Nietzsche may have drawn upon a number of sources in developing his own formulation of the theory. He had studied Pythagorean and Stoic philosophy, was familiar with the works of contemporary philosophers such as Dühring and Vogt, and may have encountered references to Blanqui in a book by Friedrich Albert Lange. He was also a fan of the author Heinrich Heine, one of whose books contains a passage discussing the theory of eternal return. Nevertheless, Nietzsche claimed that the doctrine struck him one day as a sudden revelation, while walking beside Lake Silvaplana.
The first published presentation of Nietzsche's version of the theory appears in The Gay Science, section 341, where it is proposed to the reader as a thought experiment:
What if some day or night a demon were to steal after you into your loneliest loneliness, and say to you, "This life as you now live it and have lived it, you will have to live once more and innumerable times more; and there will be nothing new in it, but every pain and every joy and every thought and sigh and everything unutterably small or great in your life will have to return to you, all in the same succession and sequence" ... Would you not throw yourself down and gnash your teeth and curse the demon who spoke thus? Or have you once experienced a tremendous moment when you would have answered him: "You are a god and never have I heard anything more divine."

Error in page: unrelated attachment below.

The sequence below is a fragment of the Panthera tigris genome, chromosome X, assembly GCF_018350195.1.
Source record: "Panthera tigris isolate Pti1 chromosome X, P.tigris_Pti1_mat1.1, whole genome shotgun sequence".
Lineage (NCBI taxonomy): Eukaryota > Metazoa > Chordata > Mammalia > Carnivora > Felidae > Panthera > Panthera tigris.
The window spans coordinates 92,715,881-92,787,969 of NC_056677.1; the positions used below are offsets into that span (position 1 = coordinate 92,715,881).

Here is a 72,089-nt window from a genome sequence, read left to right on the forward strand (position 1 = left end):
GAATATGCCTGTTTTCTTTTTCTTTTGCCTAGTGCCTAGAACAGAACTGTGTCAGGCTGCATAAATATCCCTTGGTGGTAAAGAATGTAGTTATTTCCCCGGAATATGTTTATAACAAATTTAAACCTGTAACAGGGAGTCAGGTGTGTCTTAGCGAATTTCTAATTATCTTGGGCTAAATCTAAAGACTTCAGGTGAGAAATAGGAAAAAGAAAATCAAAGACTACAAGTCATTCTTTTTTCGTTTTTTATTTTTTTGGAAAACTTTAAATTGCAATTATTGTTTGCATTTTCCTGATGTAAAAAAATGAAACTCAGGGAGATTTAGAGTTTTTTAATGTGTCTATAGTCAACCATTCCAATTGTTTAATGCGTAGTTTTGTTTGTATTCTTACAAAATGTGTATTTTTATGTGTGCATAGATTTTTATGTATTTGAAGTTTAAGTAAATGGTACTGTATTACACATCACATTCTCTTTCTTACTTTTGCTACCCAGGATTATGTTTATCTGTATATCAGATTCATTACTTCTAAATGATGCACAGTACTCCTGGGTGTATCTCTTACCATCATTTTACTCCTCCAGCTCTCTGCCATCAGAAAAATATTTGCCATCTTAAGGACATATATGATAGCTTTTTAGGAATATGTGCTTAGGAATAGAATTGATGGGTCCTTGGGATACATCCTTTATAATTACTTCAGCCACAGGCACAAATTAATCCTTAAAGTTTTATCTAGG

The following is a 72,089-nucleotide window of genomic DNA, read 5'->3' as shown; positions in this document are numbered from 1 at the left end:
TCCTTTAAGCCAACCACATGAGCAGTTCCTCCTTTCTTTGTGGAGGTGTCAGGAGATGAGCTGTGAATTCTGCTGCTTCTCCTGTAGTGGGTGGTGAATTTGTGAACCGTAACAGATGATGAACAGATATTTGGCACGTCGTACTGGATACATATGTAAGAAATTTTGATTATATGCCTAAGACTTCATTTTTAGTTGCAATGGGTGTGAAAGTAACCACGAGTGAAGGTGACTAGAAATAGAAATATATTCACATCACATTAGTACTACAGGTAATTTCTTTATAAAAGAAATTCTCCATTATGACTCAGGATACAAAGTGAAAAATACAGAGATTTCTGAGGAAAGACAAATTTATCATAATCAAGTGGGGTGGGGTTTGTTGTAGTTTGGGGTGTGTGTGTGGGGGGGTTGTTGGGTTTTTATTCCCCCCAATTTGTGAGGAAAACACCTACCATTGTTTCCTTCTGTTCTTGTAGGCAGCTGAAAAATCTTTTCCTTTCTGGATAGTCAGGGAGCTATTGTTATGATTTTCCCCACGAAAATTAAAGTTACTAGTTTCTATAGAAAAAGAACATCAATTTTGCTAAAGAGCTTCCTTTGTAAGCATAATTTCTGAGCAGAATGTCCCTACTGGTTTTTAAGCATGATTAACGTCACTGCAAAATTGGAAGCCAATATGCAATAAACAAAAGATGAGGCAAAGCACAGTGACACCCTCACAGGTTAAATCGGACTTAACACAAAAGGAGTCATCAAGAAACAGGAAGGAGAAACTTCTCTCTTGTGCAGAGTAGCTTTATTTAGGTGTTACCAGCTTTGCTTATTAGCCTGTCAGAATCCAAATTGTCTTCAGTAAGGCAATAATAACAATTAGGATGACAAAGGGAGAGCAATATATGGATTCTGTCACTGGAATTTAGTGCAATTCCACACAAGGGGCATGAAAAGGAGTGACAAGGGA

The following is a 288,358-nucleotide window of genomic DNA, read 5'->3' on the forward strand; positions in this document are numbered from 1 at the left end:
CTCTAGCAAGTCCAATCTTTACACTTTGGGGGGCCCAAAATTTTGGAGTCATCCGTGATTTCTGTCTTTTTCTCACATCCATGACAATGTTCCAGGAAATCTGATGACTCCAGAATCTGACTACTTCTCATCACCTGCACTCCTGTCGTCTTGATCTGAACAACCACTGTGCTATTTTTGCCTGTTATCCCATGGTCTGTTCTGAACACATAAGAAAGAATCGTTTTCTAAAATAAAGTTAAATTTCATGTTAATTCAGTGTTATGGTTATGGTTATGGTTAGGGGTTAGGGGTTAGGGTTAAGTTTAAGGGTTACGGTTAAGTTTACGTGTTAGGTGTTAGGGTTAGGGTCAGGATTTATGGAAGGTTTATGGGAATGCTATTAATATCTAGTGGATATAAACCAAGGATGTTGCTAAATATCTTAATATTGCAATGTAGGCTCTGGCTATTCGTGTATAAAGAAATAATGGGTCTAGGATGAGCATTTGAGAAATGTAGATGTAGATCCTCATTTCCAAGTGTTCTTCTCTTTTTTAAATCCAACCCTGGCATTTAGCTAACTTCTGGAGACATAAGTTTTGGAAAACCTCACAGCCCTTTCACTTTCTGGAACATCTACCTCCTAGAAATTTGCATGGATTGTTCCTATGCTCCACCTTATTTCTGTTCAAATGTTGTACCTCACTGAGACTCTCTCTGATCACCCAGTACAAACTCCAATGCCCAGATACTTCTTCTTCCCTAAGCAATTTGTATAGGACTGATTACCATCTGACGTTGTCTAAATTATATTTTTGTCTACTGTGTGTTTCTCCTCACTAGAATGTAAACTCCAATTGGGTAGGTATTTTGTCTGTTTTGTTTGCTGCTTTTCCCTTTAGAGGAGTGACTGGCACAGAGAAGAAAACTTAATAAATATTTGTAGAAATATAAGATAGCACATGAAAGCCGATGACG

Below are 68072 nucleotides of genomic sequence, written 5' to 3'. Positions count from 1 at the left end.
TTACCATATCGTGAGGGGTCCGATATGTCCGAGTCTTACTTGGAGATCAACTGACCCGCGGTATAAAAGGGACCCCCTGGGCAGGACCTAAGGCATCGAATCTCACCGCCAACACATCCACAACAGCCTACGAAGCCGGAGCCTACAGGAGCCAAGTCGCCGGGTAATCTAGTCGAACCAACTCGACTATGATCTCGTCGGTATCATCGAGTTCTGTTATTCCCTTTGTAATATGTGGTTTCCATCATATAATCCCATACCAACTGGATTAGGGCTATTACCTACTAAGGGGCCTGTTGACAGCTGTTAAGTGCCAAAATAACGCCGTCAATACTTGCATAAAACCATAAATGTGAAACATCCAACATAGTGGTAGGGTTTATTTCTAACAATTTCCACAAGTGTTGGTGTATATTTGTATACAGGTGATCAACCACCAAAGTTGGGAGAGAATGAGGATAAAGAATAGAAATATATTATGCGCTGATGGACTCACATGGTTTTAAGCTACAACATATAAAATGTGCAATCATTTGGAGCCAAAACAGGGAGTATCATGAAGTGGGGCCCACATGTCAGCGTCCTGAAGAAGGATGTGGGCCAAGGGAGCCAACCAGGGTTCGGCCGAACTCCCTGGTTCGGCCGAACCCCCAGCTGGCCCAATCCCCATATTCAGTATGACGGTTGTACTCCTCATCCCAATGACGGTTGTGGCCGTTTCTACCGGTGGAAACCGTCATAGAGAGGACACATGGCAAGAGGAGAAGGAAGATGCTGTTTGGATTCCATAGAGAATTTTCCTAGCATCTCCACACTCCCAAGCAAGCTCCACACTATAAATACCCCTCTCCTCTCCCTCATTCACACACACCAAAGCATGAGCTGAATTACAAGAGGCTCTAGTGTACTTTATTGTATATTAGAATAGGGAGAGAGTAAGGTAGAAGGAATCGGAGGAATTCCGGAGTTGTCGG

Nietzsche expanded upon this concept in the philosophical novel Thus Spoke Zarathustra, later writing that eternal return was "the fundamental idea of the work". In this novel, the titular Zarathustra is initially struck with horror at the thought that all things must recur eternally; ultimately, however, he overcomes his aversion to eternal return and embraces it as his most fervent desire. In the penultimate chapter of the work ("The Drunken Song"), Zarathustra declares: "All things are entangled, ensnared, enamored; if you ever wanted one thing twice, if you ever said, 'You please me, happiness! Abide, moment!' then you wanted all back ... For all joy wants—eternity."
Martin Heidegger points out that Nietzsche's first mention of eternal recurrence in The Gay Science presents this concept as a hypothetical question rather than postulating it as a fact. According to Heidegger, the significant point is the burden imposed by the question of eternal recurrence, regardless of whether or not such a thing could possibly be true. The idea is similar to Nietzsche’s concept of amor fati, which he describes in Ecce Homo: "My formula for greatness in a human being is amor fati: that one wants nothing to be different, not forward, not backward, not in all eternity. Not merely to bear what is necessary, still less conceal it ... but love it."
On the other hand, Nietzsche's posthumously published notebooks contain an attempt at a logical proof of eternal return, which is often adduced in support of the claim that Nietzsche believed in the theory as a real possibility. The proof is based upon the premise that the universe is infinite in duration, but contains a finite quantity of energy. This being the case, all matter in the universe must pass through a finite number of combinations, and each series of combinations must eventually repeat in the same order, thereby creating "a circular movement of absolutely identical series". However, scholars such as Neil Sinhababu and Kuong Un Teng have suggested that the reason this material remained unpublished was because Nietzsche himself was unconvinced that his argument would hold up to scrutiny.[note 1]